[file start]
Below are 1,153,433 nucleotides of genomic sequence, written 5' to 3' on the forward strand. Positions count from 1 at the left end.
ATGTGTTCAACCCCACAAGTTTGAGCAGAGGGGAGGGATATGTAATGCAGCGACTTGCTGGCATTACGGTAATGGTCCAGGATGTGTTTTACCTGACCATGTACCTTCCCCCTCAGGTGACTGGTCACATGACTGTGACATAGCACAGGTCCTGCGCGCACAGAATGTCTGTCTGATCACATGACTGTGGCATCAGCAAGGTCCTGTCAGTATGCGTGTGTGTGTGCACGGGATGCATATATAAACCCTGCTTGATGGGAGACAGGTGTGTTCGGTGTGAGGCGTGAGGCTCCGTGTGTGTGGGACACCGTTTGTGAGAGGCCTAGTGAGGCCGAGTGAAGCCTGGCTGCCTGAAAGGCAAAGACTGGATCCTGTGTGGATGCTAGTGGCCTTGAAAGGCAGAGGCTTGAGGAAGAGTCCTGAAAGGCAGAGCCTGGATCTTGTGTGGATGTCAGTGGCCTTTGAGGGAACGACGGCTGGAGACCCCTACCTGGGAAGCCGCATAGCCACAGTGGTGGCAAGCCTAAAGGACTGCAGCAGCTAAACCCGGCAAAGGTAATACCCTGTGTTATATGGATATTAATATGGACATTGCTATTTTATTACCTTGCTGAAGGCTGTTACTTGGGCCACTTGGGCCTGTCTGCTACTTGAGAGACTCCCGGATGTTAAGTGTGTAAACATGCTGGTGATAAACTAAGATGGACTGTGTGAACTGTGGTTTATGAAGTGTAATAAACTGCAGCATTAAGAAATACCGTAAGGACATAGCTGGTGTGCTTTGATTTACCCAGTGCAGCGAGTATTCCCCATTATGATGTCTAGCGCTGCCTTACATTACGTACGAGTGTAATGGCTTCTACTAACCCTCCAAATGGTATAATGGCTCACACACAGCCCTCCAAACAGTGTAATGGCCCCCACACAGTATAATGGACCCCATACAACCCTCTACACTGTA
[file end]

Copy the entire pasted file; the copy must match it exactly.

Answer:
Below are 1,153,433 nucleotides of genomic sequence, written 5' to 3' on the forward strand. Positions count from 1 at the left end.
ATGTGTTCAACCCCACAAGTTTGAGCAGAGGGGAGGGATATGTAATGCAGCGACTTGCTGGCATTACGGTAATGGTCCAGGATGTGTTTTACCTGACCATGTACCTTCCCCCTCAGGTGACTGGTCACATGACTGTGACATAGCACAGGTCCTGCGCGCACAGAATGTCTGTCTGATCACATGACTGTGGCATCAGCAAGGTCCTGTCAGTATGCGTGTGTGTGTGCACGGGATGCATATATAAACCCTGCTTGATGGGAGACAGGTGTGTTCGGTGTGAGGCGTGAGGCTCCGTGTGTGTGGGACACCGTTTGTGAGAGGCCTAGTGAGGCCGAGTGAAGCCTGGCTGCCTGAAAGGCAAAGACTGGATCCTGTGTGGATGCTAGTGGCCTTGAAAGGCAGAGGCTTGAGGAAGAGTCCTGAAAGGCAGAGCCTGGATCTTGTGTGGATGTCAGTGGCCTTTGAGGGAACGACGGCTGGAGACCCCTACCTGGGAAGCCGCATAGCCACAGTGGTGGCAAGCCTAAAGGACTGCAGCAGCTAAACCCGGCAAAGGTAATACCCTGTGTTATATGGATATTAATATGGACATTGCTATTTTATTACCTTGCTGAAGGCTGTTACTTGGGCCACTTGGGCCTGTCTGCTACTTGAGAGACTCCCGGATGTTAAGTGTGTAAACATGCTGGTGATAAACTAAGATGGACTGTGTGAACTGTGGTTTATGAAGTGTAATAAACTGCAGCATTAAGAAATACCGTAAGGACATAGCTGGTGTGCTTTGATTTACCCAGTGCAGCGAGTATTCCCCATTATGATGTCTAGCGCTGCCTTACATTACGTACGAGTGTAATGGCTTCTACTAACCCTCCAAATGGTATAATGGCTCACACACAGCCCTCCAAACAGTGTAATGGCCCCCACACAGTATAATGGACCCCATACAACCCTCTACACTGTA